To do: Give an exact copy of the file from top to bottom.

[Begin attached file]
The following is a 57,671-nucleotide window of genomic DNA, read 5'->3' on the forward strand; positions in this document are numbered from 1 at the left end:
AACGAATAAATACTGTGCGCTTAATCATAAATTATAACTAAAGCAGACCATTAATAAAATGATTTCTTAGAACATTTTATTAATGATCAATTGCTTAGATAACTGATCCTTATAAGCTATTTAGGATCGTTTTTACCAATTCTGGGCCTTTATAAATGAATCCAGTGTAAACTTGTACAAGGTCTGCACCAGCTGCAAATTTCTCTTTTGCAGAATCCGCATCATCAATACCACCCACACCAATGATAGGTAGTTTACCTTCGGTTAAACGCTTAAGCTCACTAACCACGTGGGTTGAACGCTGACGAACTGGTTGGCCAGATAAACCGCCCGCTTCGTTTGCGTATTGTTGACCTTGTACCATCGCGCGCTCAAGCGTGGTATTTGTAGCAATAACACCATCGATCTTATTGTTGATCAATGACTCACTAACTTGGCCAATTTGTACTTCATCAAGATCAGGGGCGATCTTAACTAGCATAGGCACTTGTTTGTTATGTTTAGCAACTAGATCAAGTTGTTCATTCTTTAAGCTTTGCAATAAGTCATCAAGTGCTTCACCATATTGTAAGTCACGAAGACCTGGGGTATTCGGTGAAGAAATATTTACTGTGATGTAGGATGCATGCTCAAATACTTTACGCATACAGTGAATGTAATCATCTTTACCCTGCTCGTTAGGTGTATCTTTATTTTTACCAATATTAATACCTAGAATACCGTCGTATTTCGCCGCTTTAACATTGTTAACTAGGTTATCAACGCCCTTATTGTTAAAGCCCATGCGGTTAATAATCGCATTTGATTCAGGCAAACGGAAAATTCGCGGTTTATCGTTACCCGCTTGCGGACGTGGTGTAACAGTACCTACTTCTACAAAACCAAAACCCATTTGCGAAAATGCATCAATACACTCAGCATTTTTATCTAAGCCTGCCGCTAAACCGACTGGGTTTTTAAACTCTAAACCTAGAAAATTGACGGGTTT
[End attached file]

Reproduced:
The following is a 57,671-nucleotide window of genomic DNA, read 5'->3' on the forward strand; positions in this document are numbered from 1 at the left end:
AACGAATAAATACTGTGCGCTTAATCATAAATTATAACTAAAGCAGACCATTAATAAAATGATTTCTTAGAACATTTTATTAATGATCAATTGCTTAGATAACTGATCCTTATAAGCTATTTAGGATCGTTTTTACCAATTCTGGGCCTTTATAAATGAATCCAGTGTAAACTTGTACAAGGTCTGCACCAGCTGCAAATTTCTCTTTTGCAGAATCCGCATCATCAATACCACCCACACCAATGATAGGTAGTTTACCTTCGGTTAAACGCTTAAGCTCACTAACCACGTGGGTTGAACGCTGACGAACTGGTTGGCCAGATAAACCGCCCGCTTCGTTTGCGTATTGTTGACCTTGTACCATCGCGCGCTCAAGCGTGGTATTTGTAGCAATAACACCATCGATCTTATTGTTGATCAATGACTCACTAACTTGGCCAATTTGTACTTCATCAAGATCAGGGGCGATCTTAACTAGCATAGGCACTTGTTTGTTATGTTTAGCAACTAGATCAAGTTGTTCATTCTTTAAGCTTTGCAATAAGTCATCAAGTGCTTCACCATATTGTAAGTCACGAAGACCTGGGGTATTCGGTGAAGAAATATTTACTGTGATGTAGGATGCATGCTCAAATACTTTACGCATACAGTGAATGTAATCATCTTTACCCTGCTCGTTAGGTGTATCTTTATTTTTACCAATATTAATACCTAGAATACCGTCGTATTTCGCCGCTTTAACATTGTTAACTAGGTTATCAACGCCCTTATTGTTAAAGCCCATGCGGTTAATAATCGCATTTGATTCAGGCAAACGGAAAATTCGCGGTTTATCGTTACCCGCTTGCGGACGTGGTGTAACAGTACCTACTTCTACAAAACCAAAACCCATTTGCGAAAATGCATCAATACACTCAGCATTTTTATCTAAGCCTGCCGCTAAACCGACTGGGTTTTTAAACTCTAAACCTAGAAAATTGACGGGTTT